In the spring of this year (March & May) the Research Data Service ran two workshops on Electronic Notebooks (ENs) where researchers from all three colleges were invited to share their experiences of using ENs with other researchers. Presentations and demos were given on RSpace, Benchling, Jupyter Notebooks, WikiBench, and Lab Archives. Almost 70 research and support staff attended and participated in the discussions.
This post is a distillation of those discussions and we will use them to inform our plans around Electronic Notebooks over the coming year. It was obvious from the level of attendance and engagement with the discussions that there was quite a lot of enthusiasm for the idea of adopting ENs across a variety of different schools and disciplines. However, it also quickly became clear that many researchers and support staff had quite justified reservations about how effectively they could replace traditional paper notebooks. In addition to the ENs which were the subject of presentations a number of other solutions were also discussed, including; LabGuru, OneNote, SharePoint, and Wikis.
It appears that across the University there are a very wide range of platforms being used, and not all of them are intended to serve the function of an EN. This is unsurprising as different disciplines have different requirements and an EN designed for the biological sciences, such as Benchling, is unlikely to meet the needs of a researcher in veterinary medicine or humanities. There is also a huge element of personal preference involved, some researchers wish a simple system that will work straight out of the box while others want something more customisable and with greater functionality for an entire lab to use in tandem.
So, within this complex and varied landscape are there any general lessons we can learn? The answer is “Yes” because regardless of platform or discipline there are a number of common functions an EN has to serve, and a number of hurdles they will have to overcome to replace traditional paper lab books.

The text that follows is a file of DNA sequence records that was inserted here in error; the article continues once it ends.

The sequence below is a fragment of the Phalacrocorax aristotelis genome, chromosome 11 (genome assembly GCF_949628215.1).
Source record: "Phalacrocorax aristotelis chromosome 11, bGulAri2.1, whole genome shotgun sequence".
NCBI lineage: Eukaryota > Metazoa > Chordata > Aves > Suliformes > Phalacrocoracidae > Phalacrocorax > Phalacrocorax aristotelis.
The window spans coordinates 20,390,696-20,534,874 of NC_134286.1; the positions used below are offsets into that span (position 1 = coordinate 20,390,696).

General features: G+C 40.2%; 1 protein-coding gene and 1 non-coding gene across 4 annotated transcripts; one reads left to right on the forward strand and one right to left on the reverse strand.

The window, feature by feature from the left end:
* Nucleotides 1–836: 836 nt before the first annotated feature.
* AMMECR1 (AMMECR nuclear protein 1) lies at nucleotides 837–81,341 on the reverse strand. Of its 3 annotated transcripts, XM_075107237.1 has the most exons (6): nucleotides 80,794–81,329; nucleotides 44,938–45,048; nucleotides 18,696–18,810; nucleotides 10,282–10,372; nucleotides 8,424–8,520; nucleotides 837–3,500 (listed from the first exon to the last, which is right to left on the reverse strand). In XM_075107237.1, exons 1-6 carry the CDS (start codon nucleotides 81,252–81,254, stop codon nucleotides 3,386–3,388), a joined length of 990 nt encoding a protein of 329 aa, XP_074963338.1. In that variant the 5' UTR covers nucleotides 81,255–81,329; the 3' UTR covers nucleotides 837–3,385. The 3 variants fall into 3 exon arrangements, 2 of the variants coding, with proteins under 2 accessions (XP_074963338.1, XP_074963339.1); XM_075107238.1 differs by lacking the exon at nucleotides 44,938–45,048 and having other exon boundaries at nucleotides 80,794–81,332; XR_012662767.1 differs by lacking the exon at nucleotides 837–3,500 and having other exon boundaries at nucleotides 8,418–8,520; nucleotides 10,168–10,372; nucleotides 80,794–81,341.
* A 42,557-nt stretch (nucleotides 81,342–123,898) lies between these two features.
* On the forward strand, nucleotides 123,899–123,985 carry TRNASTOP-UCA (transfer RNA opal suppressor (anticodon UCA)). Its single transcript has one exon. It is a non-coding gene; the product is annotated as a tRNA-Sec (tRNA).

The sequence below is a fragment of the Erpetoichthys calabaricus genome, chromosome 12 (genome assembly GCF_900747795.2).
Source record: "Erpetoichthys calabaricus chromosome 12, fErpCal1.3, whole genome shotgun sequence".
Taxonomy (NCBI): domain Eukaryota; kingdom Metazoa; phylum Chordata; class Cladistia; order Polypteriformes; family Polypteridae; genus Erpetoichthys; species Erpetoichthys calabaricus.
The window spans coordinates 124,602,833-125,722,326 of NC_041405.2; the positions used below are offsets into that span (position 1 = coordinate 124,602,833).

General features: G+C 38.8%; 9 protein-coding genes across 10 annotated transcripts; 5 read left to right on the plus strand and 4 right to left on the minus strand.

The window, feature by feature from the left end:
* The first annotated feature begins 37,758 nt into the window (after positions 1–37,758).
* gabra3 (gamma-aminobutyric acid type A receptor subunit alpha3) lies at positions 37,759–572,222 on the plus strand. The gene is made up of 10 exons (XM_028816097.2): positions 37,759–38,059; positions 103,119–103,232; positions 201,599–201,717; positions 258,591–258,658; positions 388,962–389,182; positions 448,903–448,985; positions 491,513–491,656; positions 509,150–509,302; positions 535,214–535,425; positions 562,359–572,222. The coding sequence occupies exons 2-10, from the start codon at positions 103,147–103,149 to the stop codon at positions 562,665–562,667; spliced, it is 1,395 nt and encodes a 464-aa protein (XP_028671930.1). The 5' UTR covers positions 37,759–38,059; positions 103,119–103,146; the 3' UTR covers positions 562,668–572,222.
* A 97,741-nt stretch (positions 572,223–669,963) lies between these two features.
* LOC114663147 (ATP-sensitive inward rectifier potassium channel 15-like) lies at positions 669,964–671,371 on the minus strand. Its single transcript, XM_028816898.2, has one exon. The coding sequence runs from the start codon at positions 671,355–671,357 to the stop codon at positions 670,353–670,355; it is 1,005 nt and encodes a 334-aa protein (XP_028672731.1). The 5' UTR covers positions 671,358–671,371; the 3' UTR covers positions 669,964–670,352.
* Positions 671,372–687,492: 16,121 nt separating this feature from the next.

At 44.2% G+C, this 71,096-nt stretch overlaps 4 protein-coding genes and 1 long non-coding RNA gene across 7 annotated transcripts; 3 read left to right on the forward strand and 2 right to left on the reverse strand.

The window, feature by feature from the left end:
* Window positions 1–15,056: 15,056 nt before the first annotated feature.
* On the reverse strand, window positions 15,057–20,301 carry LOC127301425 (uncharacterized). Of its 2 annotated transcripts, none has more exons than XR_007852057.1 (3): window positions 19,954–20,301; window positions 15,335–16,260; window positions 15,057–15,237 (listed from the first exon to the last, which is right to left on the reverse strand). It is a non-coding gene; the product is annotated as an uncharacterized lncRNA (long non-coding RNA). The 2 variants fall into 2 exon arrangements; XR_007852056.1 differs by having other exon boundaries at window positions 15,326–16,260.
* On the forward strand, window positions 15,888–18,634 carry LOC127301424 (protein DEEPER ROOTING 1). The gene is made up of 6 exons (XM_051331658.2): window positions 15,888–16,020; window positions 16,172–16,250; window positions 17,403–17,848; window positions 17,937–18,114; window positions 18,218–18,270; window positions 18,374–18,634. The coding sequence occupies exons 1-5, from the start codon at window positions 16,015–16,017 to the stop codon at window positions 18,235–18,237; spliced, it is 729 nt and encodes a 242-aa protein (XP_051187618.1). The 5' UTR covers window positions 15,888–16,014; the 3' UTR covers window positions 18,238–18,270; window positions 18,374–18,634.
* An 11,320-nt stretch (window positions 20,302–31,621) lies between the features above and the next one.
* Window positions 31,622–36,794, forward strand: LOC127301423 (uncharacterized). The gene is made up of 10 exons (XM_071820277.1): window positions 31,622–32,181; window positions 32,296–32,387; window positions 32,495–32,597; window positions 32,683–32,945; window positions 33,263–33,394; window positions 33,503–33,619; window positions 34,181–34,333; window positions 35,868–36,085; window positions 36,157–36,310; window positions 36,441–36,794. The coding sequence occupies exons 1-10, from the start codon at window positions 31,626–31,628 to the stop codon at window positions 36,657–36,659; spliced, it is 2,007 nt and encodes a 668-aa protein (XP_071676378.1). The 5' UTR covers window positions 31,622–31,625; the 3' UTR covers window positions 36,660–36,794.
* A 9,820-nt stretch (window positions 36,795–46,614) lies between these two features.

Firstly, let’s look at common functional requirements:
- Entries in ENs must be trustworthy, anyone using one has to be confident that once an entry is made it cannot be accidentally deleted or altered. All updates or changes must be clearly recorded and timestamped to provide a complete and accurate record of the research conducted and the data collected. This is fundamental to research integrity and to their acceptance by funders, or regulators as a suitable replacement for the traditional, co-signed, lab books.
- They must make sharing within groups and between collaborators easier – it is, in theory, far easier to share the contents of an EN with interested parties whether they are in the same lab or in another country. But in doing so they must not make the contents inappropriately available to others, security is also very important.
- Integration is the next requirement, any EN should be able to integrate smoothly with the other software packages that a researcher uses on a regular basis, as well as with external (or University central) storage, data repositories, and other relevant systems. If it doesn’t do this then researchers may lose the benefits of being able to record, view, and analyse all of their data in one place, and the time savings from being able to directly deposit data into a suitable repository when a project ends or a publication is coming out.
- Portability is also required, it must be possible for a researcher to move from one EN platform to another if, for example, they change institutions. This means they need to be able to extract all of their entries and data in a format that can be understood by another system and which will still allow analysis. Most ENs support PDF exports which are fine for some purposes, but of no use if processing or analysis is desired.